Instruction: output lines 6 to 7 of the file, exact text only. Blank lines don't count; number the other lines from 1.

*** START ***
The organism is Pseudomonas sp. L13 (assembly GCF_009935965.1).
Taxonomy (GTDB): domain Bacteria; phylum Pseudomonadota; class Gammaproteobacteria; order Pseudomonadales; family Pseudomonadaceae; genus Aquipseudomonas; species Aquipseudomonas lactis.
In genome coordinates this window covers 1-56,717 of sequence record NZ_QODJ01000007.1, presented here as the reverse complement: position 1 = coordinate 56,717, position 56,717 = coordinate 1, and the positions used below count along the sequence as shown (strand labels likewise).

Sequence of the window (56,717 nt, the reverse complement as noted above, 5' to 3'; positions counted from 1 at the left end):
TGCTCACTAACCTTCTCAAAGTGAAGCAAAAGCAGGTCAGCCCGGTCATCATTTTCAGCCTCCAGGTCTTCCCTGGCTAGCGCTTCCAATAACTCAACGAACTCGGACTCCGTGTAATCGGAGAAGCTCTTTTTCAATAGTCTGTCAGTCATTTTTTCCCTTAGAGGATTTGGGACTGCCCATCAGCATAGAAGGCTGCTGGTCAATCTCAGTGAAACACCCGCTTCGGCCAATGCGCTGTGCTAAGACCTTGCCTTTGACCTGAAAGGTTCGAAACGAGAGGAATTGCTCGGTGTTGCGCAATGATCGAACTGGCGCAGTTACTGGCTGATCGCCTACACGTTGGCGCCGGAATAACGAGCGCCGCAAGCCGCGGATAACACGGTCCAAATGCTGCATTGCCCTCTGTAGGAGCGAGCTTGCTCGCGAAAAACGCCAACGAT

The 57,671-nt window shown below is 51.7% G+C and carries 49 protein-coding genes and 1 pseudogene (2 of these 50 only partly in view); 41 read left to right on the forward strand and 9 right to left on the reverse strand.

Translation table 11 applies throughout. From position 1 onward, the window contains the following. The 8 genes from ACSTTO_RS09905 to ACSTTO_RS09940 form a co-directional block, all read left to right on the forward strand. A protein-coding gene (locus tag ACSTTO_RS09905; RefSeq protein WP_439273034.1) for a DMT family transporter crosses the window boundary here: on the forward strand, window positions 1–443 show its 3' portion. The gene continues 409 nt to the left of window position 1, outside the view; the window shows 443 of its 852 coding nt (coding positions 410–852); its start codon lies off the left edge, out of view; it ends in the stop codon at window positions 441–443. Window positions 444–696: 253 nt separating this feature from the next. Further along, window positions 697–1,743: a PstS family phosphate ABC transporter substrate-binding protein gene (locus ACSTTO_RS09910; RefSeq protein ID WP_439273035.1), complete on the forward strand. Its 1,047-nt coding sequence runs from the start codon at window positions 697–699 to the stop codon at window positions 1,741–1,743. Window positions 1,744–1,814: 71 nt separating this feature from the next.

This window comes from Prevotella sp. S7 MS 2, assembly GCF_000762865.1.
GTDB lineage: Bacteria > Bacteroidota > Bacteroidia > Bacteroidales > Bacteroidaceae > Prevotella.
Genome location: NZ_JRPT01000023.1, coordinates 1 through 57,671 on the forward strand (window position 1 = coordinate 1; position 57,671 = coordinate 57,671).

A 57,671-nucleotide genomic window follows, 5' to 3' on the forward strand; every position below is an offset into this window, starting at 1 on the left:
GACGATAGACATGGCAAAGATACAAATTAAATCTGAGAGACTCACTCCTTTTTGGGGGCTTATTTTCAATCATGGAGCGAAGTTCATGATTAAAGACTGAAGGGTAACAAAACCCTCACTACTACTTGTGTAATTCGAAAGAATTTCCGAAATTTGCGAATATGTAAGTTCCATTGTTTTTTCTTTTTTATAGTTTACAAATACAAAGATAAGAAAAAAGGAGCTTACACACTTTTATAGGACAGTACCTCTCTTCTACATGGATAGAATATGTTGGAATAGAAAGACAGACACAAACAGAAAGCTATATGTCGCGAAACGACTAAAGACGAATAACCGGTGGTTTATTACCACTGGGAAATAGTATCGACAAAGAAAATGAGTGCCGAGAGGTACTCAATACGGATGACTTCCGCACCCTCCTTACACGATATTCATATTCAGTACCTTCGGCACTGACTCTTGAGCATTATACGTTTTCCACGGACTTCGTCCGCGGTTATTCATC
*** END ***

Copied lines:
The 57,671-nt window shown below is 51.7% G+C and carries 49 protein-coding genes and 1 pseudogene (2 of these 50 only partly in view); 41 read left to right on the forward strand and 9 right to left on the reverse strand.

Translation table 11 applies throughout. From position 1 onward, the window contains the following. The 8 genes from ACSTTO_RS09905 to ACSTTO_RS09940 form a co-directional block, all read left to right on the forward strand. A protein-coding gene (locus tag ACSTTO_RS09905; RefSeq protein WP_439273034.1) for a DMT family transporter crosses the window boundary here: on the forward strand, window positions 1–443 show its 3' portion. The gene continues 409 nt to the left of window position 1, outside the view; the window shows 443 of its 852 coding nt (coding positions 410–852); its start codon lies off the left edge, out of view; it ends in the stop codon at window positions 441–443. Window positions 444–696: 253 nt separating this feature from the next. Further along, window positions 697–1,743: a PstS family phosphate ABC transporter substrate-binding protein gene (locus ACSTTO_RS09910; RefSeq protein ID WP_439273035.1), complete on the forward strand. Its 1,047-nt coding sequence runs from the start codon at window positions 697–699 to the stop codon at window positions 1,741–1,743. Window positions 1,744–1,814: 71 nt separating this feature from the next.